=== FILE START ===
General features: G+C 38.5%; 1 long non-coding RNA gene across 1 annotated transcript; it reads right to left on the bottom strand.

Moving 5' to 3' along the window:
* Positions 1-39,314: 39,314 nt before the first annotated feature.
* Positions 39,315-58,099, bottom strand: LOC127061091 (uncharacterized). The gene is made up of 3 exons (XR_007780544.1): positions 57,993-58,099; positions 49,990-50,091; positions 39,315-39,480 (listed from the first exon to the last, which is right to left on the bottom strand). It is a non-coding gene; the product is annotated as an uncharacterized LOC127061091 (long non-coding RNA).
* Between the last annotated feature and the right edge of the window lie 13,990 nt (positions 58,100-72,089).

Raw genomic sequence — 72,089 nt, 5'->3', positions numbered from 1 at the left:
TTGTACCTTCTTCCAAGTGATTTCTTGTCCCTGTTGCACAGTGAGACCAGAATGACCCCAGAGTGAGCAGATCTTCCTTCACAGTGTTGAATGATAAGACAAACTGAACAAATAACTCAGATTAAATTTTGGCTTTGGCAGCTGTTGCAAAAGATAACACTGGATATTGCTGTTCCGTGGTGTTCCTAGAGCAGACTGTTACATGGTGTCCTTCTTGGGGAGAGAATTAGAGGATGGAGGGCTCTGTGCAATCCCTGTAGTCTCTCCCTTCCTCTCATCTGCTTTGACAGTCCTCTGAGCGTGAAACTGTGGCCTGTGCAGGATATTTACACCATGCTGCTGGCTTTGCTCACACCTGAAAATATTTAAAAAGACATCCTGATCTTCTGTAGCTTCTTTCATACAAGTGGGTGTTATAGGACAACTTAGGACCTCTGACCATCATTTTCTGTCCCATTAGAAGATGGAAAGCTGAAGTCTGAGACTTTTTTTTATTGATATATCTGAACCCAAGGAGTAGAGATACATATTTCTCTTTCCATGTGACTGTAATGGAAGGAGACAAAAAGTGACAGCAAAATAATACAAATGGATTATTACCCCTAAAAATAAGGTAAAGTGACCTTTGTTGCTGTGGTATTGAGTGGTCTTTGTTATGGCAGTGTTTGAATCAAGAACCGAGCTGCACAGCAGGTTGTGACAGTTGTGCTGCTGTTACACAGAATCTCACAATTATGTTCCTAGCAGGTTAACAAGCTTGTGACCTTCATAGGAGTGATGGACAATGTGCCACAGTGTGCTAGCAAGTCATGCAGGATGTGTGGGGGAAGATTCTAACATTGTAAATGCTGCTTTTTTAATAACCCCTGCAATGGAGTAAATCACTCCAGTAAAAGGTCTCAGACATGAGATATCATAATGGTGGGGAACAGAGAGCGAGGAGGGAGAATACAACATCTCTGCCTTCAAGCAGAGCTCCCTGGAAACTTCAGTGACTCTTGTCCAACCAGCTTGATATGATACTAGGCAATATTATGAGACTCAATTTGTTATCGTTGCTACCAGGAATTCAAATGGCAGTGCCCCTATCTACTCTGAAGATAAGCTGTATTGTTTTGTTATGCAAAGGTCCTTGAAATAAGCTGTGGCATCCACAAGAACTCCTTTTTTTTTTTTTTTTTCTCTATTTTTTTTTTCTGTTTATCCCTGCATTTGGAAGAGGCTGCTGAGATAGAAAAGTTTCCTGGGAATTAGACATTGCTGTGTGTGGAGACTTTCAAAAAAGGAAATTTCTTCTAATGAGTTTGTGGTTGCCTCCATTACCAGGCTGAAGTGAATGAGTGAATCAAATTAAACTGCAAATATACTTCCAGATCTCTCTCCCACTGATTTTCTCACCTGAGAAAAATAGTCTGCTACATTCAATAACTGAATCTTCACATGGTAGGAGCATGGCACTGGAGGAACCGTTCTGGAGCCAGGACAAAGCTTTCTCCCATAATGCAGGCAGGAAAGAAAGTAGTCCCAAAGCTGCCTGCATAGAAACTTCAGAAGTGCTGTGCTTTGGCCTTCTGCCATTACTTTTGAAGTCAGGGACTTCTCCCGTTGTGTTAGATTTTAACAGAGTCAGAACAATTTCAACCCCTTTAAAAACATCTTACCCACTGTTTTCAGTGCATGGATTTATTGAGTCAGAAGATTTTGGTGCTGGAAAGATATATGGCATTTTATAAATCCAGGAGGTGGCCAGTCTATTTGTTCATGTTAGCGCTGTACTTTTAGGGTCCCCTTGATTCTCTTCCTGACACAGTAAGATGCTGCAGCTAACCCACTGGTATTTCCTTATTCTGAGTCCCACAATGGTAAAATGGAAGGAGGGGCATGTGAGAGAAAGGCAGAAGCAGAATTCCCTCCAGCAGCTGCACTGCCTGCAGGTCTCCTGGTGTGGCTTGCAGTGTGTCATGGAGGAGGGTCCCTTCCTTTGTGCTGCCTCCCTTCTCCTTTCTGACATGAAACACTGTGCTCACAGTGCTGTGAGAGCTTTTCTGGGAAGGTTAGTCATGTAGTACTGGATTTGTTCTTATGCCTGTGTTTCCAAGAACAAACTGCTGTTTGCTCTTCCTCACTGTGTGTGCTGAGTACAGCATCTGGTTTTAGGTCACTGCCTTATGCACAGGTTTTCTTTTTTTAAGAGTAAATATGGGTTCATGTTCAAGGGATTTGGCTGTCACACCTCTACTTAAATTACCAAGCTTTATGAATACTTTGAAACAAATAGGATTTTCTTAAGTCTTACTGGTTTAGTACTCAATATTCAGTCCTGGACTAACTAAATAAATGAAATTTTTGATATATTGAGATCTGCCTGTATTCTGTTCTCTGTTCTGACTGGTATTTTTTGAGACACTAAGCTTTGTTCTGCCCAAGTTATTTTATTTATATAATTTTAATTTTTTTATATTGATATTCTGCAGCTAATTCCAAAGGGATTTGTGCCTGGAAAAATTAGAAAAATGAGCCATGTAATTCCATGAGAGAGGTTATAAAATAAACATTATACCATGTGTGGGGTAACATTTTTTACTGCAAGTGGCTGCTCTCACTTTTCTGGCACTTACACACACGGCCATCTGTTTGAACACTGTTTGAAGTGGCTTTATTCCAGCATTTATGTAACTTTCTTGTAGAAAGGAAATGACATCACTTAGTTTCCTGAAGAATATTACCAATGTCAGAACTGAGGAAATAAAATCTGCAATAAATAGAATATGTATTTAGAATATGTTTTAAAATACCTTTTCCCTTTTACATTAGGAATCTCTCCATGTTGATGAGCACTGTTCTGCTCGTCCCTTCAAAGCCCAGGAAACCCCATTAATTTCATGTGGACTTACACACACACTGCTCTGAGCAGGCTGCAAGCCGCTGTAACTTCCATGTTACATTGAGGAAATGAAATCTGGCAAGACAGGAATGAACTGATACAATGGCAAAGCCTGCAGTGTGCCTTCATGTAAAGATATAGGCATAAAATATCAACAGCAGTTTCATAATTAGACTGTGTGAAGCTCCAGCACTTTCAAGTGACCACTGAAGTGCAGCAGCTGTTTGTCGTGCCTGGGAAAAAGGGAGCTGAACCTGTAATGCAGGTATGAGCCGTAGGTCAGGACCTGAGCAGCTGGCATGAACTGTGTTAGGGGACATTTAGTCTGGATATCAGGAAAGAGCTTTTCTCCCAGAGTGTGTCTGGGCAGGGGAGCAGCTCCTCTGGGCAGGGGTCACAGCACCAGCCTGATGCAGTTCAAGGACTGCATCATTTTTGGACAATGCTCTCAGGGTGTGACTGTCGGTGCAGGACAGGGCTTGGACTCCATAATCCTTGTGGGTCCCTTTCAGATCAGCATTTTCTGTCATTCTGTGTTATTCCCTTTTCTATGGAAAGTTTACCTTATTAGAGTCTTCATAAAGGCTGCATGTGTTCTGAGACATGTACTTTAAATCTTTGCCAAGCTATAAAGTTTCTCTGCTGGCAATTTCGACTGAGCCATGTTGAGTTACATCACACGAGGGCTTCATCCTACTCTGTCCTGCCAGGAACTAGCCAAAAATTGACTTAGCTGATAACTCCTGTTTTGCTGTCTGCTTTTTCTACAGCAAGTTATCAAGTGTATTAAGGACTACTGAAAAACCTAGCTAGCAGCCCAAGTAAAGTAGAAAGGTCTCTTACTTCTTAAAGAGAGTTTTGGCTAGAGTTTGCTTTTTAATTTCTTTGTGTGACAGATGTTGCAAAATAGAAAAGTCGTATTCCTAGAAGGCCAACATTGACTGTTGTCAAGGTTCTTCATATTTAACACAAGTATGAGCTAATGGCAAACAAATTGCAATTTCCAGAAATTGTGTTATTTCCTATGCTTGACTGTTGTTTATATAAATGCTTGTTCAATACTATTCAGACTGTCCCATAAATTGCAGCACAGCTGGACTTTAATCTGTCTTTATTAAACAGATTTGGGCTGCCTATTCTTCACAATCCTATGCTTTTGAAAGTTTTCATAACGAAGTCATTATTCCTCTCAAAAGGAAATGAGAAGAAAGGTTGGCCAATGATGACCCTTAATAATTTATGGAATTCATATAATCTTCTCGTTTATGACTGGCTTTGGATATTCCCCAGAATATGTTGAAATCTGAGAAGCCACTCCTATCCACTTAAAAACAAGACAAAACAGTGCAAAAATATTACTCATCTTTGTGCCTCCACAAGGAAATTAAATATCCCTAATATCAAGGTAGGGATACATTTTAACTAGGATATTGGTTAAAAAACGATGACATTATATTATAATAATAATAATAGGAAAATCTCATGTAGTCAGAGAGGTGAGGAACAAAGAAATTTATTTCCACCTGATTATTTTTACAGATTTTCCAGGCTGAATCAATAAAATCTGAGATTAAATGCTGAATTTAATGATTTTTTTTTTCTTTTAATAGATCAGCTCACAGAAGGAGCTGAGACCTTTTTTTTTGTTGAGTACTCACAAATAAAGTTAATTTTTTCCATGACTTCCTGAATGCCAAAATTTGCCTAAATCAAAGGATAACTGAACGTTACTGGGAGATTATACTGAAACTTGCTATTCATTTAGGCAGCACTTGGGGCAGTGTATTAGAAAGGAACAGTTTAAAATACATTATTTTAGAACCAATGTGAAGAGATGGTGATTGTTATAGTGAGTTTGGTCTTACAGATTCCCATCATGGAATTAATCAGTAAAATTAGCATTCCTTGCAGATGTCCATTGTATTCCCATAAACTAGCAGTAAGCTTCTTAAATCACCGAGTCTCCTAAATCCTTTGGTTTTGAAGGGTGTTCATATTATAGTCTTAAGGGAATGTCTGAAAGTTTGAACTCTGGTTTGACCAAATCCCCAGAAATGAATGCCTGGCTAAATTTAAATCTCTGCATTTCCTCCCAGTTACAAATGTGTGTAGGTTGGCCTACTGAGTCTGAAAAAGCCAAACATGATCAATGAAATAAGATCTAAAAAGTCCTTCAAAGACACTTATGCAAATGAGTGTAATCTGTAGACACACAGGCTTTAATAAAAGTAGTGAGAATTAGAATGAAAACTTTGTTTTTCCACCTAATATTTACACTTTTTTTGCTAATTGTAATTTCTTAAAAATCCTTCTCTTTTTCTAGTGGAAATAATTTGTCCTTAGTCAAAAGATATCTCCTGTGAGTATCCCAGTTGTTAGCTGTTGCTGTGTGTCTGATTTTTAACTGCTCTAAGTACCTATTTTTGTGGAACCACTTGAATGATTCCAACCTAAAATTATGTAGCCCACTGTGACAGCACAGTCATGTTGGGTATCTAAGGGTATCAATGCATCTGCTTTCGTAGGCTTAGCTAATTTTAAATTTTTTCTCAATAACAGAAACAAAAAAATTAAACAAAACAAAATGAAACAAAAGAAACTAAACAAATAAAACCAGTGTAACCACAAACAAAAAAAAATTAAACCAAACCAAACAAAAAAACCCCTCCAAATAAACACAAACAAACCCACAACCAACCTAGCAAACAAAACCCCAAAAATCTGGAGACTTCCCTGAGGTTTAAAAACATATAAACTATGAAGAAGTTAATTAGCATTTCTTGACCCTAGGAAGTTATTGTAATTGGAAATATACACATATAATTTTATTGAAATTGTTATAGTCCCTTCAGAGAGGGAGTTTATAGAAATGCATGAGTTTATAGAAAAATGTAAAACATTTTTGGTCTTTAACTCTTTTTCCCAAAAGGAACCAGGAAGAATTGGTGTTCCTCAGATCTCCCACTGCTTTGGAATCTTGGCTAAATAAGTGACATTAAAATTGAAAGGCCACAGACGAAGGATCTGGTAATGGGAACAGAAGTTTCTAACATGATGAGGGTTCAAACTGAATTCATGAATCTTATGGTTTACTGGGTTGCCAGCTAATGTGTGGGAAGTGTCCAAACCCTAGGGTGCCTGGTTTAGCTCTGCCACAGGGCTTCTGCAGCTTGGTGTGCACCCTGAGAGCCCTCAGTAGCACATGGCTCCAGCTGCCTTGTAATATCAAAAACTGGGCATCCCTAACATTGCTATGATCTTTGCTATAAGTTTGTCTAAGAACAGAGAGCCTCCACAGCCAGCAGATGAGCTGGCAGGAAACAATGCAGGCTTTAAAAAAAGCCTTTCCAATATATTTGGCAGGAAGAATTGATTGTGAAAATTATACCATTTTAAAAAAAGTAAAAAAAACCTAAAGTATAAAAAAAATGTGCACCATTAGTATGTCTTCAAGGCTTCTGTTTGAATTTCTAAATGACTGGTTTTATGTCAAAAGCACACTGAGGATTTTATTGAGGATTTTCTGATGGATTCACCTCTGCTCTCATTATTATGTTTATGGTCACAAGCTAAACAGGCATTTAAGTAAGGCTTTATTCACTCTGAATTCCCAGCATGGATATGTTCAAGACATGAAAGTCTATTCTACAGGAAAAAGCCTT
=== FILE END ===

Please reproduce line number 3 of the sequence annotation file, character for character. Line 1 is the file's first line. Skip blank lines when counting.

* Positions 1-39,314: 39,314 nt before the first annotated feature.